- Run that design against a physics based simulation to see if and/or how good it flys
- Try again. If you have some progress build on top of it. Basically using the “state” as in RNNs.
This approach basically mimics evolution and speeds it up because it can run inside a computer with high speed. Use this approach when simulating a physical environment is useful for your use case. Other ways of doing this are “Generative Adversarial Networks” (GAN) where you use another neural network to judge the outcome of the first one and/or let those networks compete with each other.
Combine this approach with 3D printing and you have machines creating and producing machines. Terminator here we come :)
When should i use it?
Use this approach if lots of tagged data is not available or if it would be too costly to create it. Personally, I find the “evolve” part of AI especially interesting because here we combine “classic computing” with the power of neural networks. A physics based simulation helps to improve the neural network. I feel there is a lot of further potential to do a “best of both worlds” approach. It will be really powerful to combine AI with non-AI techniques (e.g. OCR, RPA, normal algorithms).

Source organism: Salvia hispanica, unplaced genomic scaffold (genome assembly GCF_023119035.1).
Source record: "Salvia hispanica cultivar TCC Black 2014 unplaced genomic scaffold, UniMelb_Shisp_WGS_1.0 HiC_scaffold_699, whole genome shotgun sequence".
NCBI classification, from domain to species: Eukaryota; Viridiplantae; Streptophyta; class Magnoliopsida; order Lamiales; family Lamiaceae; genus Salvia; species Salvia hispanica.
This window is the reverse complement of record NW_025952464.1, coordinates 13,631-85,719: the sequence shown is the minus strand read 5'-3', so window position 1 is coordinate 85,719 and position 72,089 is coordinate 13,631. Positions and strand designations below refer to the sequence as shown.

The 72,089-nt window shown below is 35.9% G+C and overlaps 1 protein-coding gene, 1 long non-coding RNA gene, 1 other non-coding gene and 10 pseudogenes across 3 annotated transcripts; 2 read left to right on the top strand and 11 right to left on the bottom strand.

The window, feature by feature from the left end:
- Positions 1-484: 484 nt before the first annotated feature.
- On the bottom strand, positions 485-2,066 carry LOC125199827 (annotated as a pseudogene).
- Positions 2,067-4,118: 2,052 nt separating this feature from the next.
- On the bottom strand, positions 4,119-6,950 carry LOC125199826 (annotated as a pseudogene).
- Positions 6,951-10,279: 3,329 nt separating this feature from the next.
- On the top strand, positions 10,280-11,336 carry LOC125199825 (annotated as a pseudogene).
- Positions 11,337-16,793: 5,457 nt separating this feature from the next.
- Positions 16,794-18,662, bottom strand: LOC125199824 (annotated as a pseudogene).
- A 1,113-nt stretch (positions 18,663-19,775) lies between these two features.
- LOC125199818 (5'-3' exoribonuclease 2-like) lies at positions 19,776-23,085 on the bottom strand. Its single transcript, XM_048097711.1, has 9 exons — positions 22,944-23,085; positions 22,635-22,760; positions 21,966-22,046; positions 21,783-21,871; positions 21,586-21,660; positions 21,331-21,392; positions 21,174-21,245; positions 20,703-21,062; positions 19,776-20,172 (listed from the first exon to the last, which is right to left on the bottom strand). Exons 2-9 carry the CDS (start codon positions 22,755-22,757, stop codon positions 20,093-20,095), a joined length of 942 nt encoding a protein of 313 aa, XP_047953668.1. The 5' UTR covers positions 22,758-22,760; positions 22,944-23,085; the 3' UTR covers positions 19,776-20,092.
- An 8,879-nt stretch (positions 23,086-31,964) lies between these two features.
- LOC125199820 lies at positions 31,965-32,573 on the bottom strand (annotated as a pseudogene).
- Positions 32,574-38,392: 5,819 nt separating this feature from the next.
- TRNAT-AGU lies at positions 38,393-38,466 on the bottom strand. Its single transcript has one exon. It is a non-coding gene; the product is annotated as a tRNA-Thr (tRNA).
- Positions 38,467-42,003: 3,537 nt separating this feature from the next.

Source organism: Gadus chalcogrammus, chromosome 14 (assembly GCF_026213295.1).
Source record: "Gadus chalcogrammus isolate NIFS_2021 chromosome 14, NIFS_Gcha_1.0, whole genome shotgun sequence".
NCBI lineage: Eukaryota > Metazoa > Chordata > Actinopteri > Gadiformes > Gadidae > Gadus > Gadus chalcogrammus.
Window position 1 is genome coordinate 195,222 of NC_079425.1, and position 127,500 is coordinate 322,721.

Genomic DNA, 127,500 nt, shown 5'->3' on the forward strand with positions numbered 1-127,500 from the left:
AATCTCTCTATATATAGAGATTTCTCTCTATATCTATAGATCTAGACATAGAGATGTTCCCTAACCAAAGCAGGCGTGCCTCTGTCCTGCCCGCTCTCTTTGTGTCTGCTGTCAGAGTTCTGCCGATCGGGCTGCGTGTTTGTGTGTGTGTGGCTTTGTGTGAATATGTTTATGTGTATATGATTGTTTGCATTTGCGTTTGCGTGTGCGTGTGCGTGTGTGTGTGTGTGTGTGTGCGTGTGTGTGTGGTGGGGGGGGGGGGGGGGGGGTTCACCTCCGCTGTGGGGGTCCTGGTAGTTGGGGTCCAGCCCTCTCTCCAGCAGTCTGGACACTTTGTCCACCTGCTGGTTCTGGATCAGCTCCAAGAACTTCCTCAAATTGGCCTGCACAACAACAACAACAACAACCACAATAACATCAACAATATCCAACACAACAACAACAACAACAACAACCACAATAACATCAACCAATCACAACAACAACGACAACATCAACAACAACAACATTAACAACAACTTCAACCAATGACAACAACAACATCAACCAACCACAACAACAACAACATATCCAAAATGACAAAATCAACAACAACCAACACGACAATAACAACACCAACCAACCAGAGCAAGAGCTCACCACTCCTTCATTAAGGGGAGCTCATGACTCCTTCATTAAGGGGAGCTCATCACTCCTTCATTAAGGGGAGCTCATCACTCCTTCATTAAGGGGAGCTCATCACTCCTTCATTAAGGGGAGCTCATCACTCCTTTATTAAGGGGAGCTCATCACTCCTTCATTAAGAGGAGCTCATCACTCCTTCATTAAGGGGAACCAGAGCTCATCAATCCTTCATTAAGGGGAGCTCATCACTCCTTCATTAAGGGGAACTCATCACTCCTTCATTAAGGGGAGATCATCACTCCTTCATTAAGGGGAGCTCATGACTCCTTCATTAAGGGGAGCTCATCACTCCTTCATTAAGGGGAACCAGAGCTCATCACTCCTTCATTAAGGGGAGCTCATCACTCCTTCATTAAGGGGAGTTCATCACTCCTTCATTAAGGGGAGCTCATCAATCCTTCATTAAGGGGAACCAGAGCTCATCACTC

Speed of Progress
As you can see, the five different types of AI build on top of each other - progress in one type of AI also leads to progress in the other types.
- Structure: as the name says - find structure in unstructured data
- Predict: based on structure, find similarities and make estimations
- Understand: Break down the problem into smaller parts (breaking down the file) to then apply the estimation techniques to “understand” what to see/hear
- Generate: Use the “understand” approach to generate the words and use context to estimate what should be the next word
- Evolve: Test the generated results in a simulation (or another neural network) to generate even more tagged data to improve the outcome.